The moment Mark Anthony Conditt turned on his mobile phone signalled the beginning of the end of his reign of terror as the Austin serial bomber.
The life and background of the unemployed, former computer repair shop worker is now being trawled for hints of what drove him to kill.
Police had already identified the 23-year-old as their prime suspect in the three-week series of explosions in the Texas state capital that killed two and injured a number of others.
Records of the online purchase of an unusual type of battery found in each of the explosive devices pointed police in Conditt's direction.
Time-stamped images from a security camera at a FedEx office in the Austin suburbs – where at least one device was posted – brought them closer to their target.
They had already narrowed their search by tracing the mobile phone signals of people who were in the area of the bombings at the time they happened.
And when Conditt turned on his mobile phone on Tuesday he inadvertently led police to his location.
As police closed in, outside of a hot tub dealer on Interstate 35, Conditt appeared to have ended things himself.
There is now intense focus on Conditt's background as police search for clues as to his motivation for the bombings.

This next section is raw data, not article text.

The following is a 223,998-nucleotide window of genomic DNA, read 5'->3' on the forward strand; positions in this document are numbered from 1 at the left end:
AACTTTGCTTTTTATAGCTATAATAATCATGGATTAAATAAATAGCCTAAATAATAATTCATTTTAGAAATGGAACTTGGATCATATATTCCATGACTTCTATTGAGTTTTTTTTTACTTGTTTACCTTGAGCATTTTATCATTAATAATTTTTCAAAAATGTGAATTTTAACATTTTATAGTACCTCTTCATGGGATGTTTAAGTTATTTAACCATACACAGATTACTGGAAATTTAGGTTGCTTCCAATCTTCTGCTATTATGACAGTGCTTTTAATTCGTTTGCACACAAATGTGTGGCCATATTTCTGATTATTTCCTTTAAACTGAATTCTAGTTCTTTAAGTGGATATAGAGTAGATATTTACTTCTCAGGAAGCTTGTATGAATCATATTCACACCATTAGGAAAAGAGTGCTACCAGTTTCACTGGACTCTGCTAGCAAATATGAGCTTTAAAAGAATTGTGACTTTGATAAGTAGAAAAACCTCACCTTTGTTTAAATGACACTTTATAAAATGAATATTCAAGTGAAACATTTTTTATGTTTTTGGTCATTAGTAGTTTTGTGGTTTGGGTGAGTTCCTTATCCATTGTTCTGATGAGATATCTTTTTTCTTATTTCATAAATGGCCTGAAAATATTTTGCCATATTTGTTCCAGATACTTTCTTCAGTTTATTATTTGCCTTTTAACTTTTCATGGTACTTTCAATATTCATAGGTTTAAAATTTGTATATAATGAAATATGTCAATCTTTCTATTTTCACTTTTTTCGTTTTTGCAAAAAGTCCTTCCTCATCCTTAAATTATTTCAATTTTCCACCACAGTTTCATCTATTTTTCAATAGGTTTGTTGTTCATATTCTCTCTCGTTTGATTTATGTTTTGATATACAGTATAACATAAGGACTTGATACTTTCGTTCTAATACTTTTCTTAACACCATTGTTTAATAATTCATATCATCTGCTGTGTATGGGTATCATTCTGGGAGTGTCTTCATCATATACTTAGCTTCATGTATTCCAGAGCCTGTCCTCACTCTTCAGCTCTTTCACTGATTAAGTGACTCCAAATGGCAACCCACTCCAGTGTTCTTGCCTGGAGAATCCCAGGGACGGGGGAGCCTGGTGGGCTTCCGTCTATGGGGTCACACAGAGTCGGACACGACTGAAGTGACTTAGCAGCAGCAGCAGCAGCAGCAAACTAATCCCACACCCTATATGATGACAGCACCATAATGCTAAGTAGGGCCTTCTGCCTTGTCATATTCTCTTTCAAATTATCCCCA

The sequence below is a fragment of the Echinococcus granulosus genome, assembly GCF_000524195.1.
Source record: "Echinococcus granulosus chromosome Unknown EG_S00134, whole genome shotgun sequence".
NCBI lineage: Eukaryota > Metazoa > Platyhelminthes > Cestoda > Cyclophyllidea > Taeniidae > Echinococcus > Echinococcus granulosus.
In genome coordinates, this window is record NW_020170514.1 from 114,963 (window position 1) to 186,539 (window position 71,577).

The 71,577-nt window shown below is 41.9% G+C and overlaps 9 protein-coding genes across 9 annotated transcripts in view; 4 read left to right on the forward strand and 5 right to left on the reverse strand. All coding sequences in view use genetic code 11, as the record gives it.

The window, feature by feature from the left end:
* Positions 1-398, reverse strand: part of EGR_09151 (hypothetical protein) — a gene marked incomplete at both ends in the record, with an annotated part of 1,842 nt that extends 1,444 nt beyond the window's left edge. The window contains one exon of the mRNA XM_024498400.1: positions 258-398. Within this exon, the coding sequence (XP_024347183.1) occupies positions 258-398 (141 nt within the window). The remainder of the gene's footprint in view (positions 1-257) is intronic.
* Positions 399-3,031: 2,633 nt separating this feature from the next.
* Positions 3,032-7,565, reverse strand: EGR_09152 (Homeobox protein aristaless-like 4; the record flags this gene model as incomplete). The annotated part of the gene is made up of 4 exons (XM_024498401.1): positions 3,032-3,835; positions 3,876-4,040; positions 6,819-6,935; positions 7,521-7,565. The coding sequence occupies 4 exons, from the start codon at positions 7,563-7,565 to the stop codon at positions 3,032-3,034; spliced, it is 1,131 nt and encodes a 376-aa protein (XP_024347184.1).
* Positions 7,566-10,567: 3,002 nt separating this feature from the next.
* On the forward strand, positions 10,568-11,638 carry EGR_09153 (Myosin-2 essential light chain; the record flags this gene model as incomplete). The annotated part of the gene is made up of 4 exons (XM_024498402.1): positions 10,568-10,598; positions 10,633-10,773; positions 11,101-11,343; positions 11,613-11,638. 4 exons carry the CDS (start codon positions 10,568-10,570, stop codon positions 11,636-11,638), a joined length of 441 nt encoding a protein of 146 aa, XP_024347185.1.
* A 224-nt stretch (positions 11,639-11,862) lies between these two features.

Neighbours in the town of Pflugerville, half way between Austin and the spot where he died, described him as seeming "smart" and "polite".
They recalled a happy, suburban-Texas family upbringing.
Conditt, who studied at Austin's Community College but did not graduate, did express strong views on a range of subjects in blog posts as part of his studies.
In posts under the heading 'Defining my stance' from February to May 2012, he writes about "why gay marriage should be illegal" and expresses anti-abortion and pro-death penalty views.
He also suggests the sex offenders' register should be abolished.
In his profile he says he enjoys cycling, parkour, tennis, reading and listening to music.
He describes himself as "not that politically inclined. I view myself as a Conservative but I don't think I have enough information to defend my stance as well as it should be defended".
But beyond those posts six years ago, when Conditt was a teenager, there is little online to hint at his views or personality.
The governor of Texas, Greg Abbot, has said Conditt had "gone dark" online in the days leading up to the bombings.
He had not served in the military, leading to suspicion that he went online to learn how to make sophisticated explosives devices.
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